Author Topic: Stats - Collating and review Stats over a season  (Read 387 times)

NotOurYear

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Stats - Collating and review Stats over a season
« on: August 10, 2021, 11:34:37 AM »
Hi All,

Another stats question.

We are using stat-a-pult to collect stats on a game by game basis- its easy to use and gives great graphical representations of what happened in the game.

Is anyone using a package/app/software to collate the data across a season (i.e. across the season to date rather than individual matches?.
Or is it as simple as identifying KPI's and plugging them into an excel template?

I would love to be able to show corner forward a graphical representation of where he shoots from across all games (scores, wides, shorts etc) the goal-keeper where his kick-out go etc...
Saying you won 48/62 kick-out is kind of meaningless but showing graphically where they have gone could be very beneficial.

Is there something out there to help collate the individual game data into season to date tallies?

viperhiggins

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Re: Stats - Collating and review Stats over a season
« Reply #1 on: August 10, 2021, 11:53:47 AM »
Here we go... I can rant and rave all day about how the GAA is becoming more and more like soccer. This thread is just another example. What is the need really? Just another salary on a county team.

Itchy

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Re: Stats - Collating and review Stats over a season
« Reply #2 on: August 10, 2021, 12:21:41 PM »
Hi All,

Another stats question.

We are using stat-a-pult to collect stats on a game by game basis- its easy to use and gives great graphical representations of what happened in the game.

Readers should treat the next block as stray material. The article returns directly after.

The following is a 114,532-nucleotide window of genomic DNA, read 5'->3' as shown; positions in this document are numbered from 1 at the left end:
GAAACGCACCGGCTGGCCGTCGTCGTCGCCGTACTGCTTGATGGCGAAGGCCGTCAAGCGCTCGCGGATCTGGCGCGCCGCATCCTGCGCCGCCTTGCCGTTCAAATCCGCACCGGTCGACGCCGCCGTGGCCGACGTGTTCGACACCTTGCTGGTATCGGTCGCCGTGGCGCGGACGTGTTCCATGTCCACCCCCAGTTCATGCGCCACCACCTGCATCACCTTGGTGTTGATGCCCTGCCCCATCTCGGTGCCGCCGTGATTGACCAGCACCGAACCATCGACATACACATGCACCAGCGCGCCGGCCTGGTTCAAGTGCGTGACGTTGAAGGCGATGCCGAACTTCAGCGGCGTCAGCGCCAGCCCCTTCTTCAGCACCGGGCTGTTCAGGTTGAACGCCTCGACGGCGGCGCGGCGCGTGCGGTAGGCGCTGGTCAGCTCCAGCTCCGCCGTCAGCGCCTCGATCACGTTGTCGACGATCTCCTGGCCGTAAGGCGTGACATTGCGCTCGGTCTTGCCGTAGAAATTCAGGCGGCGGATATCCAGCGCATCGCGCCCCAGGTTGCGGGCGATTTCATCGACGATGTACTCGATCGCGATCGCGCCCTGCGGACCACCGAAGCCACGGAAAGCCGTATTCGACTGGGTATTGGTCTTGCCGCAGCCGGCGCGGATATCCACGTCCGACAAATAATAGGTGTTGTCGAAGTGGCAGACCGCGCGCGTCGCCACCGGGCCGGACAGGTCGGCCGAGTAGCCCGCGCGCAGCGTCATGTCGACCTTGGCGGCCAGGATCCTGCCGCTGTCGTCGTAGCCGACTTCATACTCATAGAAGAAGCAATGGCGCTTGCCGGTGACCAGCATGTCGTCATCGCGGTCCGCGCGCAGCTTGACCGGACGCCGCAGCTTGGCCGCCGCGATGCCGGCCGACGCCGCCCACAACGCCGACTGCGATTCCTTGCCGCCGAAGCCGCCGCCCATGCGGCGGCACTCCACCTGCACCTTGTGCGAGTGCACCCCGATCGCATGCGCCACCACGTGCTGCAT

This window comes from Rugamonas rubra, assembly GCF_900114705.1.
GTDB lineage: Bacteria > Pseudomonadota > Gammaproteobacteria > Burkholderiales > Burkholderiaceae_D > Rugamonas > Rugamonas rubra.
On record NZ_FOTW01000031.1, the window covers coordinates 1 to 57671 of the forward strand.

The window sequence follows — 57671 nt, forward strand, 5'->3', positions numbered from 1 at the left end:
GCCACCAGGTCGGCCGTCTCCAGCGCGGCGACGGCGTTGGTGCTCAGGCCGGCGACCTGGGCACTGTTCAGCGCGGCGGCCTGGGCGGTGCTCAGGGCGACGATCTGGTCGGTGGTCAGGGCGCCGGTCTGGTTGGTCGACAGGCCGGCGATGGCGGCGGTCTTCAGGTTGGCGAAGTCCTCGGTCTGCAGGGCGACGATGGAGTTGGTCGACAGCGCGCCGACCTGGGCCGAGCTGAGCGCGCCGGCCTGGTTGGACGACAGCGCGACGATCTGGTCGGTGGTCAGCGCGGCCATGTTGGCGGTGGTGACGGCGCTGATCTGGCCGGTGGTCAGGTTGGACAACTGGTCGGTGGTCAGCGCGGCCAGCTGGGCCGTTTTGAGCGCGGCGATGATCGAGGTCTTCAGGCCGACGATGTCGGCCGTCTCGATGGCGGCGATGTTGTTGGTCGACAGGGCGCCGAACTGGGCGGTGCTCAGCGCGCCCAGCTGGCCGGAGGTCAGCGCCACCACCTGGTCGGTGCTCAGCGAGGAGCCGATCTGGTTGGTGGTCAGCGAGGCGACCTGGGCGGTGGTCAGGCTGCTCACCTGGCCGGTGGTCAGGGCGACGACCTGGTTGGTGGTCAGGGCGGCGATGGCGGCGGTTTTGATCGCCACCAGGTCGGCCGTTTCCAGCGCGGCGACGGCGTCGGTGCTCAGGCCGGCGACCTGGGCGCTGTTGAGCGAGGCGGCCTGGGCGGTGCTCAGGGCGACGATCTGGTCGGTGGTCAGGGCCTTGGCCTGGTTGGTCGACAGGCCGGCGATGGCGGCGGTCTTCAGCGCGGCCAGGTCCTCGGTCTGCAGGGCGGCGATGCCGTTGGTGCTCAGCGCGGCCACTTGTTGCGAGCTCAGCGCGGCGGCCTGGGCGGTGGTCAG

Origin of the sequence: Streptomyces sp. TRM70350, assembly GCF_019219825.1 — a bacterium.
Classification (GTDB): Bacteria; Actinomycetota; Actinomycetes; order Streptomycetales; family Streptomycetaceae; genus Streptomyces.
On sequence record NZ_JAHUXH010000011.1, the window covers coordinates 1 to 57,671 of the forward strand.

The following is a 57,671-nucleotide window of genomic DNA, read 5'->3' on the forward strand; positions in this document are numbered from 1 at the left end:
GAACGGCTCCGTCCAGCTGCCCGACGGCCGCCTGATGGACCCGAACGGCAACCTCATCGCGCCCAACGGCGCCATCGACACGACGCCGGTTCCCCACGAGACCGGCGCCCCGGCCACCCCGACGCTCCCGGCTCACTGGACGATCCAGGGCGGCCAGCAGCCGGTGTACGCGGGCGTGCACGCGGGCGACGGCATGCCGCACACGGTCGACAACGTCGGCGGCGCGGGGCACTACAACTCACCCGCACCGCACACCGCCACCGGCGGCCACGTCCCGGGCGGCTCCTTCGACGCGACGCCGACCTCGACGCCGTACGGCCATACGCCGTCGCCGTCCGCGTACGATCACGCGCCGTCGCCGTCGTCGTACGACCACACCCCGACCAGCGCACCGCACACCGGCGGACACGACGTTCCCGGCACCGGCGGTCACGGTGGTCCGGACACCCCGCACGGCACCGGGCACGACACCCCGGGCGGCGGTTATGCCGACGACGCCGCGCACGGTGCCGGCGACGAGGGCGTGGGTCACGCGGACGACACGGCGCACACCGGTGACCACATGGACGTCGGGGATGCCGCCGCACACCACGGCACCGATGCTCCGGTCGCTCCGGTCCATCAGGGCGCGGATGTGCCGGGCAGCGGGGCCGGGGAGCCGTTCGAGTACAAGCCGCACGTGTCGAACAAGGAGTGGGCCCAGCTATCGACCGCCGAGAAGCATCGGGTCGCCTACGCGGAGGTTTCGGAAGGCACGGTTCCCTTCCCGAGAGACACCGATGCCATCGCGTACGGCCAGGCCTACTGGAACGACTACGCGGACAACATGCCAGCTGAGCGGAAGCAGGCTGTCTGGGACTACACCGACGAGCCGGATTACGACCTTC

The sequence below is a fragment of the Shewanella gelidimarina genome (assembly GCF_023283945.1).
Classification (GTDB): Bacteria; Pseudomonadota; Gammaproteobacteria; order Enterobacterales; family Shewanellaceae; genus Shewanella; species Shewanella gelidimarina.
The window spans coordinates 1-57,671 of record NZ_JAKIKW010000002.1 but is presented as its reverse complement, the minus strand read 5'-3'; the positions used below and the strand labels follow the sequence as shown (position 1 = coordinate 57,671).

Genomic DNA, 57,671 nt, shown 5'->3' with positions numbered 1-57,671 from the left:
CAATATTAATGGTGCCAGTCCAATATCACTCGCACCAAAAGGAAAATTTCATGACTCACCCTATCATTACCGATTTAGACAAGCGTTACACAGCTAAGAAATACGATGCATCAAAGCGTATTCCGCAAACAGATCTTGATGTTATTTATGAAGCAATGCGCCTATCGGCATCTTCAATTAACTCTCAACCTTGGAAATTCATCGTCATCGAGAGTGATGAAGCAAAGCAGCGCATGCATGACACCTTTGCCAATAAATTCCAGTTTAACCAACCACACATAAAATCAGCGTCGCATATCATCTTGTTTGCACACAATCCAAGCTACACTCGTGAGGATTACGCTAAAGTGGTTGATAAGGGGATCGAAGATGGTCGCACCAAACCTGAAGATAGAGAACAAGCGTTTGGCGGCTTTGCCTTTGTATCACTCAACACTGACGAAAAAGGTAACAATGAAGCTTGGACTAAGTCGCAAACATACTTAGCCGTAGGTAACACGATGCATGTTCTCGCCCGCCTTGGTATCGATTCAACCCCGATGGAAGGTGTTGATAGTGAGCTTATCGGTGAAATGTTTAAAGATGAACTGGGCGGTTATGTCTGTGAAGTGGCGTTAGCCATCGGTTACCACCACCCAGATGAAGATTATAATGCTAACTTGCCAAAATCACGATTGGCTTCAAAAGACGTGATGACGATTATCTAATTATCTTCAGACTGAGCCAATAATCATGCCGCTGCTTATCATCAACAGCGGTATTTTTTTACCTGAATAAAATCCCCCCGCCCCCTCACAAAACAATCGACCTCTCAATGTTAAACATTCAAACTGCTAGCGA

Is anyone using a package/app/software to collate the data across a season (i.e. across the season to date rather than individual matches?.
Or is it as simple as identifying KPI's and plugging them into an excel template?

I would love to be able to show corner forward a graphical representation of where he shoots from across all games (scores, wides, shorts etc) the goal-keeper where his kick-out go etc...
Saying you won 48/62 kick-out is kind of meaningless but showing graphically where they have gone could be very beneficial.

Is there something out there to help collate the individual game data into season to date tallies?

I think you are over-complicating a simple game. For example what is the point showing the keeper where his 500 kick outs went when each opponent he played will have set up differently, each kick out in different circumstances. Stats have a place, don't get me wrong, but they should not be replacing the eyes in your head and your keepers head.

However, if you really want to do something like that use excel, break the pitch into labelled grids and count the amount of balls/kicks from/to the grids and then use pivot tables.

yellowcard

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Re: Stats - Collating and review Stats over a season
« Reply #3 on: August 10, 2021, 01:01:10 PM »
Statistics are a scourge of the modern game from a spectator viewpoint and a player viewpoint. Their overuse discourages freedom of expression, creative thinking and the willingness of players to take risks. Players become obssesed about their GPS stats and how many times they gave the ball away or took a wrong option when in possession. You can see it in the way a lot of teams approach the game. They are afraid of being hauled across the coals in post match team meetings. A lot of it boils down to the ego of a coaching team and it's just another example of how the game has moved so far to the side of over coaching.     

manfromdelmonte

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Re: Stats - Collating and review Stats over a season
« Reply #4 on: August 10, 2021, 02:44:49 PM »
Statistics are a scourge of the modern game from a spectator viewpoint and a player viewpoint. Their overuse discourages freedom of expression, creative thinking and the willingness of players to take risks. Players become obssesed about their GPS stats and how many times they gave the ball away or took a wrong option when in possession. You can see it in the way a lot of teams approach the game. They are afraid of being hauled across the coals in post match team meetings. A lot of it boils down to the ego of a coaching team and it's just another example of how the game has moved so far to the side of over coaching.   
Only if the team culture is wrong
If mistakes are constantly highlighted rather than positive plays

Its good to know what works for a team and what doesn't